Sudanese rose – tea and medicine
Rosella, Venetian mallow, Pharaonic flower, Sudanese rose are common names for the Hibiscus sabdariff, which we know as hibiscus. Recently, dried red petals of this beautiful plant began to be imported into our country, and we got acquainted with a drink that has long been known in many countries. In Egypt, hibiscus is a national drink, and is grown commercially in Sudan (the highest quality raw materials), India, Mexico, Thailand, China, Sri Lanka and the island of Java. Sell dried hibiscus petals, cups and rosants both by weight, and packed in colorful bags or convenient infusion bags.
Application of the Sudanese rose
In our usual view, aromatic sweet and sour tea is prepared from the red petals of this plant, which can be drunk both hot and cold. Few people know that they use Sudanese rose not only in the form of tea and decoctions, from its petals you can make jam, jelly, compote, preserves, make tincture or cocktails. Stems, young shoots, leaves and flower petals are added to salads, first and second courses as vegetables. The soaked petals left after drinking tea will be useful to eat, since they contain a lot of vitamins, antioxidants and antiseptic substances. This plant gives the body energy, regulates blood pressure, strengthens the walls of blood vessels, improves vision, and in general in the East it is considered “a cure for all diseases.”.
And it is not without reason that hibiscus carries the epithet “flower of the pharaohs.” According to legend, the Egyptian queen Cleopatra not only drank a decoction of hibiscus, but also regularly took baths from it. Supposedly it was he who gave her skin a unique copper tint. Whether it was so or not, we no longer know, but our contemporaries began to use the magical properties of this flower in cosmetology:
- for problem skin of the face, the soaked petals are used in the form of a cleansing mask;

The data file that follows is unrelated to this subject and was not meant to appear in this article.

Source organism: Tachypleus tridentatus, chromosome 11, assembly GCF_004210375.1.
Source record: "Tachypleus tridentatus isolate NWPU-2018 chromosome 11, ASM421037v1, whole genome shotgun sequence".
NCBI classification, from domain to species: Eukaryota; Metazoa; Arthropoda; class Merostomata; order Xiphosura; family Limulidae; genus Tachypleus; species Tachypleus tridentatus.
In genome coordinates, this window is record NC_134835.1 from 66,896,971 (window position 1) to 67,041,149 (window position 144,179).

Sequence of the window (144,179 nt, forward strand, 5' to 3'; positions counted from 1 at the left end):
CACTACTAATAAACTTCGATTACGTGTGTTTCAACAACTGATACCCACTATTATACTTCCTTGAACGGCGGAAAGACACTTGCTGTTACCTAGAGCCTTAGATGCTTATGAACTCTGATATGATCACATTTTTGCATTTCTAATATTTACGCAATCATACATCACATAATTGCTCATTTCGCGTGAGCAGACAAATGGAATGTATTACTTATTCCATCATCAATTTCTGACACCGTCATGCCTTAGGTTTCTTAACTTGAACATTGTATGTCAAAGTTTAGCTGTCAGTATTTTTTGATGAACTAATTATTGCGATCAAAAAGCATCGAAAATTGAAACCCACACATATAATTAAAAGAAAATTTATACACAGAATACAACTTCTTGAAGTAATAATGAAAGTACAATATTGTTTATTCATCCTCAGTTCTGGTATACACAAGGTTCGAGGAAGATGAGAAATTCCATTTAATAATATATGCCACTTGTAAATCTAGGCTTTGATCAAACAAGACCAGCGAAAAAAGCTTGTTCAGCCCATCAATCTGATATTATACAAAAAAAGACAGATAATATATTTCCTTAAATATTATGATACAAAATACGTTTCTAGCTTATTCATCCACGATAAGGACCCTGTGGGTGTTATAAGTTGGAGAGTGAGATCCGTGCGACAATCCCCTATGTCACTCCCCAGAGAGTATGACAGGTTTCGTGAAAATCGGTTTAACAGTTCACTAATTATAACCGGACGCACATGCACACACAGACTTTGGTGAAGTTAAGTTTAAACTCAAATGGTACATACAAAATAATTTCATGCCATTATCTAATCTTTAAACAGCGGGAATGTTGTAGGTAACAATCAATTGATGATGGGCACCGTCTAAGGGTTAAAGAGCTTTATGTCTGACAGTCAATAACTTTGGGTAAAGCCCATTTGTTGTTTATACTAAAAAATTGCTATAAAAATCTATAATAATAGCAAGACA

- for swelling around the eyes, use the tea leaves of the Sudanese rose, wrapping it in gauze bags;
- the problem of oily hair helps to solve the periodic rubbing of gruel from the petals, which reduces the secretion of sebum.
Growing a Sudanese rose at home
Lovers of home plants, as well as a pleasant and healthy drink and natural cosmetics, can grow this wonderful flower at home. In garden nurseries and shops “everything for the garden” is unlikely to find rooted cuttings or young seedlings of hibiscus. Therefore, you will have to start growing a Sudanese rose yourself. Subsequently, it will be possible to harvest cuttings from your lignified plant, rooting them in the usual way, i.e. soaking in a growth stimulator and planting in soil or sand under a glass jar.
The seeds can be ordered on the Internet or, even easier, you can look for them in the purchased package with hibiscus. Soak them, and after the appearance of a tender sprout, plant them in a small pot, which, as the plant grows, will need to be replaced with a larger container (a tub with a volume of up to 100 liters). The soil for a young shoot needs to be prepared light. The easiest way to buy a package of ready-made soil substrate for ornamental shrubs, which includes leaf and horse soil, peat, sand and humus. As the plant grows heavier and grows (up to two meters in height), it is transplanted into a pot with heavier soil, and if the volume of the pot allows, and there is no way to transplant the flower, then they simply add new soil.
Home Sudanese Rose Care
The hibiscus sprout is very fond of watering and light, but not direct sunlight, and does not tolerate drafts. With a change in temperature or a draft, a capricious plant drops flowers, which, by the way, will appear 5 years after planting. Feels comfortable at a temperature of about + 20 ° C (above + 15 ° in winter, and up to 25 ° in summer). With a lack of moisture, the tips of the leaves dry out, and this can be avoided by spraying with water. In an adult lignified bush, if necessary, you can trim the crown, covering the wounds with garden pitch. Caring for a Sudanese rose also consists in feeding the plant, especially during the growth period, with liquid bacterial fertilizers. They should be used in accordance with the directions on the packaging..
The Sudanese rose is susceptible to certain diseases (bacterial cancer, anthracnose) and suffers from pests (aphids, spider mites). In some cases, spraying and treatment with special preparations or the physical destruction of insects helps, but in especially difficult cases the plant dies.